Basic Foam Operations - Part 5

Another important piece in the foam delivery system is understanding the application rates of foam. This is specifically geared towards fuel spills that have ignited. In order to blanket the spill so that the foam blanket is not destroyed from the heat...


For final extinguishment, the application of hoselines is required, but the value of the high expansion foam can be seen. It is a special category that is an area of specialization unto itself. Again, consult the major manufacturers and some of today's exceptional fire service authors for specifics on working with high expansion foam. For our purposes, the reason for explaining high expansion foam is to present the reader with a sense of expansion ratios at the upper end of the spectrum. This is certainly not a typical tactic for today's fire service.

Medium expansion foam (up to 200:1) can be delivered via a specialized nozzle. It is not as dependent on wind conditions as high expansion foam, but the foam stream range is limited. Again, most of the stream is air and subjected to various limitations. Medium expansion foam is not a common application for the typical municipal fire department.

Low expansion foam has an air to foam solution ratio of up to 20:1. This offer a longer reaching stream and greater penetration of a thermal column. A foam blanket can be created successfully, but not with the same degree of thickness as would be experienced with medium expansion foam. Therefore the advantages and limitations of each application must be weighed with the situation at hand.

Nozzles And Air Aspiration

Most municipal foam operations are centered on low expansion foam applications. Nozzles can be divided into two primary categories, air aspirating and non-air aspirating.

Non air-aspirating nozzles are the typical fog nozzles used on our engine companies today. These nozzles can effectively apply an Aqueous Film Forming Foam (AFFF) or a Film Forming Fluoroprotein (FFFP) Foam solution at an expansion ratio of really no more than 6 or 7:1 depending on the manufacturer, and as low as 2:1. Set on a straight stream, the nozzle will deliver the greatest range of finished foam. This increase in range enhances the safety of our members as well. In addition, the straight stream setting offers the greatest expansion ratio compared to a wider fog pattern because the stream is initially impinging on itself as it leaves the nozzle. This agitation is a critical component of foam application and as such, the typical fire department fog nozzle offers great value and flexibility.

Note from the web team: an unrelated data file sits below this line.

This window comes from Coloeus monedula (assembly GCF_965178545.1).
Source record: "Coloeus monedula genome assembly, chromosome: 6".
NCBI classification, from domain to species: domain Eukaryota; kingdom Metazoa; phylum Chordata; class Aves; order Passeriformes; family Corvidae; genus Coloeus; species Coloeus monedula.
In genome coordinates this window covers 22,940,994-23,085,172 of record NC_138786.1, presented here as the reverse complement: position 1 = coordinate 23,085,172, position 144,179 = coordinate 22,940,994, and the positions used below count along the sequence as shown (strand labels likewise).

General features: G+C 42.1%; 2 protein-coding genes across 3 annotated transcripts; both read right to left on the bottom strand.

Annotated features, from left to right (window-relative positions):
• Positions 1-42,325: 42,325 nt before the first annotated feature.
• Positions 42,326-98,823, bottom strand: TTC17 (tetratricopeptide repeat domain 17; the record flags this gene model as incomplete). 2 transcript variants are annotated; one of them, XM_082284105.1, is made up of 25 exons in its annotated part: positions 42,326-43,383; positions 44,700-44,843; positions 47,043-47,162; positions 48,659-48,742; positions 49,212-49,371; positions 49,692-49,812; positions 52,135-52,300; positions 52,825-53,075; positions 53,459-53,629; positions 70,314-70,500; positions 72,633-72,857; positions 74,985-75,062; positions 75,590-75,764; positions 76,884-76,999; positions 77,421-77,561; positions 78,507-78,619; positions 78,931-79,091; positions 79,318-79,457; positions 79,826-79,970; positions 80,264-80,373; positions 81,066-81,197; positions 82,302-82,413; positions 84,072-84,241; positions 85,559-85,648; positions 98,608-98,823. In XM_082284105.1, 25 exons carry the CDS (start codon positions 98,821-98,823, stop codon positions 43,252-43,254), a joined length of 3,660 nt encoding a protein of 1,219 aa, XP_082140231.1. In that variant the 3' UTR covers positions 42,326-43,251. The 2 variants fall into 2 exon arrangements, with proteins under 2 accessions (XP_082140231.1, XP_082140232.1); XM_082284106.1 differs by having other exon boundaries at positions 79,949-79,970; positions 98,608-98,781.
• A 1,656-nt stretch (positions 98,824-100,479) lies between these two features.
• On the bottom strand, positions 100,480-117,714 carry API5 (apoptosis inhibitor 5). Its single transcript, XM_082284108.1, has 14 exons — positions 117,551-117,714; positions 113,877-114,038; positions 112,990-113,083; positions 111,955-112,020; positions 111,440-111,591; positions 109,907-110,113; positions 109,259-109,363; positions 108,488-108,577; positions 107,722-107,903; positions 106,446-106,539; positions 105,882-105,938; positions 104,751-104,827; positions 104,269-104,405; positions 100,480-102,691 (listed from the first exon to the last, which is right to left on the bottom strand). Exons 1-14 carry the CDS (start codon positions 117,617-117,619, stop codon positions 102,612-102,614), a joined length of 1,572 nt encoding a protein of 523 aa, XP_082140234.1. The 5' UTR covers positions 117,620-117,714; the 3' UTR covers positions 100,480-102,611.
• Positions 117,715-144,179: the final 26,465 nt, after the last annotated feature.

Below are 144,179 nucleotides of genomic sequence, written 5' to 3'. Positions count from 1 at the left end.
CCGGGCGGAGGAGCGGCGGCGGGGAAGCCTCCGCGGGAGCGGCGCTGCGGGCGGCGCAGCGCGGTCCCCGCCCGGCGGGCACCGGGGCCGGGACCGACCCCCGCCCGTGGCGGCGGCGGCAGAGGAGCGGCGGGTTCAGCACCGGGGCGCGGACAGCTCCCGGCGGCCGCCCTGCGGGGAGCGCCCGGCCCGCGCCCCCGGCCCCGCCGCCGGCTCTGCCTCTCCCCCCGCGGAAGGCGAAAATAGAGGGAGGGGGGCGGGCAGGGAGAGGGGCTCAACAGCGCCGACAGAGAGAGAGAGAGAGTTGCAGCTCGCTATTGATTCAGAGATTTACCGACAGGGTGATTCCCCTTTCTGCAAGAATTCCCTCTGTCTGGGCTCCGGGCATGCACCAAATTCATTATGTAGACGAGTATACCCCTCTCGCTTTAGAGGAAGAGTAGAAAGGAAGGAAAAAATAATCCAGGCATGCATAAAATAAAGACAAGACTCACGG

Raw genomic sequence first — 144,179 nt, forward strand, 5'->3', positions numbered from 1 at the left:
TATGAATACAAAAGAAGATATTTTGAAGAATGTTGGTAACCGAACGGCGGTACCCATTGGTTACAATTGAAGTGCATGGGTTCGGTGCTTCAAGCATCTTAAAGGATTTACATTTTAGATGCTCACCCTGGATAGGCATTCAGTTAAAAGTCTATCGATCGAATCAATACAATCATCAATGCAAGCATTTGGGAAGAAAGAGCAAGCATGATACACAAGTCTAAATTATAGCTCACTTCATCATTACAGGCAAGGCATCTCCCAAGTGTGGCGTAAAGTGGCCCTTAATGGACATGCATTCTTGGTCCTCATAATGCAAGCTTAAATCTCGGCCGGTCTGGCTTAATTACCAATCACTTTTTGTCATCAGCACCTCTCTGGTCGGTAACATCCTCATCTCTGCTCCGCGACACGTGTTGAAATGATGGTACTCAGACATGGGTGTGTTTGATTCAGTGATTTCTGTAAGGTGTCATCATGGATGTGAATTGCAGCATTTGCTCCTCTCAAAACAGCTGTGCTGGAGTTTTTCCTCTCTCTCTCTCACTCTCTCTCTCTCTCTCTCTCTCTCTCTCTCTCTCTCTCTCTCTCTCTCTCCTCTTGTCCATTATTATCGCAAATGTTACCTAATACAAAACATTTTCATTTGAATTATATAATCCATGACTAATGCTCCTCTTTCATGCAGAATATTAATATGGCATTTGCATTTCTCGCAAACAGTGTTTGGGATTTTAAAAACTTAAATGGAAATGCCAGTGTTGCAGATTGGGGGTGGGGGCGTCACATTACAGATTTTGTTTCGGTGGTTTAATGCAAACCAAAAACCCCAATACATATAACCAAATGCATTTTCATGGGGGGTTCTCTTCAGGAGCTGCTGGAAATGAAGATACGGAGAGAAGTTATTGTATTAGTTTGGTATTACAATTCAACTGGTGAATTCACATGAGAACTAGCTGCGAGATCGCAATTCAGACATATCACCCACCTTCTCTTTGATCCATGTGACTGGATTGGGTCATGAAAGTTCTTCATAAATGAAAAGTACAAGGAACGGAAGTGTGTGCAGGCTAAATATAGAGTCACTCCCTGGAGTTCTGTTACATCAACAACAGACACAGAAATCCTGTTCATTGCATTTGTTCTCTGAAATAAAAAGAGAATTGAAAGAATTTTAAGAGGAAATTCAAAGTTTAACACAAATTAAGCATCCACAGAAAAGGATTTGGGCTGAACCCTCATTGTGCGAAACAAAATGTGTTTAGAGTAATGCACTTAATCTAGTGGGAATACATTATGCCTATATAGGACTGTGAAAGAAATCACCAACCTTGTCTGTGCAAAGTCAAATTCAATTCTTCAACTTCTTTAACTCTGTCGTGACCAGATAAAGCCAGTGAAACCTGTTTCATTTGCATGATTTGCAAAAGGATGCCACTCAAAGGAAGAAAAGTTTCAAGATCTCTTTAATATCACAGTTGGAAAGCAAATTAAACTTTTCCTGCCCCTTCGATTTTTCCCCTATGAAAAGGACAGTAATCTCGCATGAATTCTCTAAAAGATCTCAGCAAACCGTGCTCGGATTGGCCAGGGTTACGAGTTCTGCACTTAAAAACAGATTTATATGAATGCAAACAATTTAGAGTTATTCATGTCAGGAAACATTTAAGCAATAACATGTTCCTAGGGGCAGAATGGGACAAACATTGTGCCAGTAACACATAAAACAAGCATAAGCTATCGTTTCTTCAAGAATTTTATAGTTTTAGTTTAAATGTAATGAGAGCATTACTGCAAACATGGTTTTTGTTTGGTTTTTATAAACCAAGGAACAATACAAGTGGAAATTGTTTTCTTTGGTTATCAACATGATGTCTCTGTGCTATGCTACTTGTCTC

The non-air aspirating nozzle can be of great value for the typical hydrocarbon spill because of the aqueous film solution that is part of the finished foam. This film moves out quickly ahead of the main foam blanket and begins to cover the spill. The use of the non-air aspirating nozzle is of limited value on polar solvents. For these incidents, an air-aspirating nozzle allows the polymeric membrane to form and create the necessary barrier.

Air-aspirating nozzles are a more specialized nozzle that is designed to entrain air into the stream at a higher ratio than a typical fog nozzle. The types of air aspirating nozzles vary and are designed to flow various quantities of finished foam depending on the model. Air aspirating nozzles come in basically two varieties. The first is an attachment for the typical fog nozzle. This is an easy way to acquire a thicker finished foam blanket. The expansion ratio varies but a 10:1 expansion ratio is a good number to start at. Consult the various manufacturers for the specific details of these air aspirating nozzle attachments. They offer a shorter range but provide a better expansion ratio than the typical fog nozzle without such an attachment.

The second variety of air aspirating nozzle is specifically designed for foam application. These tube like nozzles induct air into the stream at about a 10:1 ratio or better. The range of the stream is fair and the expansion ratio is also better than any fog nozzle alone.

The application of foam via an air aspirating or non air-aspirating nozzle depends on the type of spill. For example, the use of an air-aspirating nozzle can be successfully used to apply finished foam to both polar solvents as well as hydrocarbons. But, the application of foam via a non air-aspirating nozzle can primarily be successful on hydrocarbon spills. These nozzles allow for the aqueous film to spread rapidly onto the spill but the membrane that would be needed for use on a polar solvent requires the air aspirating type of nozzle.